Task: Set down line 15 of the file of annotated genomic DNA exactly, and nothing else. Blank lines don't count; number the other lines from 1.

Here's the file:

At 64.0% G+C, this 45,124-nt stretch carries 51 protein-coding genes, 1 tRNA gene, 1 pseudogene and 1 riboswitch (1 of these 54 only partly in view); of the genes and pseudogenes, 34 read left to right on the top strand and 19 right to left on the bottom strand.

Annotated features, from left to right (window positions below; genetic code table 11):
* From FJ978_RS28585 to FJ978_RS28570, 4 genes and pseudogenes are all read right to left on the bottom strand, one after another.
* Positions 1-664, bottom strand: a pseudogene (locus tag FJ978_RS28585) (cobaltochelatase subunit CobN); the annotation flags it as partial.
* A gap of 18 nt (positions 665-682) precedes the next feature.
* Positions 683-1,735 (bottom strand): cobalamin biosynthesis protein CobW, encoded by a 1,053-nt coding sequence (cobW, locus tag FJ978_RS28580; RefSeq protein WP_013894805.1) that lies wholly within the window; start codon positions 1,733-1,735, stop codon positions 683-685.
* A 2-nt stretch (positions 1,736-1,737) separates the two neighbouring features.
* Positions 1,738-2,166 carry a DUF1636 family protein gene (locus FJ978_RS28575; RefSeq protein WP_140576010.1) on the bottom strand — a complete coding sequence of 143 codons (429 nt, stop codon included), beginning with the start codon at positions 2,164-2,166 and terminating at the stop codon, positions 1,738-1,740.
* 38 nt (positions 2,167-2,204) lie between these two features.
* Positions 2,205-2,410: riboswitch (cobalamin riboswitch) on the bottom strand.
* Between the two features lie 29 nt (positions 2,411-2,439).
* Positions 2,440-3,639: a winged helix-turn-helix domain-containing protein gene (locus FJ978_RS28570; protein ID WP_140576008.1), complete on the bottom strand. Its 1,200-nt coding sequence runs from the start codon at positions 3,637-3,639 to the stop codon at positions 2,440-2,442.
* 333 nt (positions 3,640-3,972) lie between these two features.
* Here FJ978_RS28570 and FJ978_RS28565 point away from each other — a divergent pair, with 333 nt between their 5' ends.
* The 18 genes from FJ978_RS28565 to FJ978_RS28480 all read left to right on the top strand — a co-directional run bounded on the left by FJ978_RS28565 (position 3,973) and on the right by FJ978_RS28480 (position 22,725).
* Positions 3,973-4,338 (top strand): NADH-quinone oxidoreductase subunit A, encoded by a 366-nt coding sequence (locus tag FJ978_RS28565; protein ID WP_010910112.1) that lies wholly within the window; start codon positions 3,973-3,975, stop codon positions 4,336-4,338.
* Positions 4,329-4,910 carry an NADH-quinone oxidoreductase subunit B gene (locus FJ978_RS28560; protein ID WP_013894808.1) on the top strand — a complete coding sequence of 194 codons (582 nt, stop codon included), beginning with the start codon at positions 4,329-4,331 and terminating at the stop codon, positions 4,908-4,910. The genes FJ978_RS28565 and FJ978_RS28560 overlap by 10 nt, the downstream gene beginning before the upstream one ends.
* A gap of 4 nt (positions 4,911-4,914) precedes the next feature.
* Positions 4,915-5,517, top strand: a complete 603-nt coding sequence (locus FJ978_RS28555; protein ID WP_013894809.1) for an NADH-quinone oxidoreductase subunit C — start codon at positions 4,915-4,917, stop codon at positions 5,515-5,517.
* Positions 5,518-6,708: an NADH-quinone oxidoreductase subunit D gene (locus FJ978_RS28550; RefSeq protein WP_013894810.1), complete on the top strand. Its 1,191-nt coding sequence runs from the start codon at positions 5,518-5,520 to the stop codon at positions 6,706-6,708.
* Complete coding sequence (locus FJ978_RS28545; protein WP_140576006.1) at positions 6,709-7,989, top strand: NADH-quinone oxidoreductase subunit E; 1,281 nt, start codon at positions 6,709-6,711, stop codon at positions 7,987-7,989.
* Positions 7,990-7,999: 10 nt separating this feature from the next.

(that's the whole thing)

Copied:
* The 18 genes from FJ978_RS28565 to FJ978_RS28480 all read left to right on the top strand — a co-directional run bounded on the left by FJ978_RS28565 (position 3,973) and on the right by FJ978_RS28480 (position 22,725).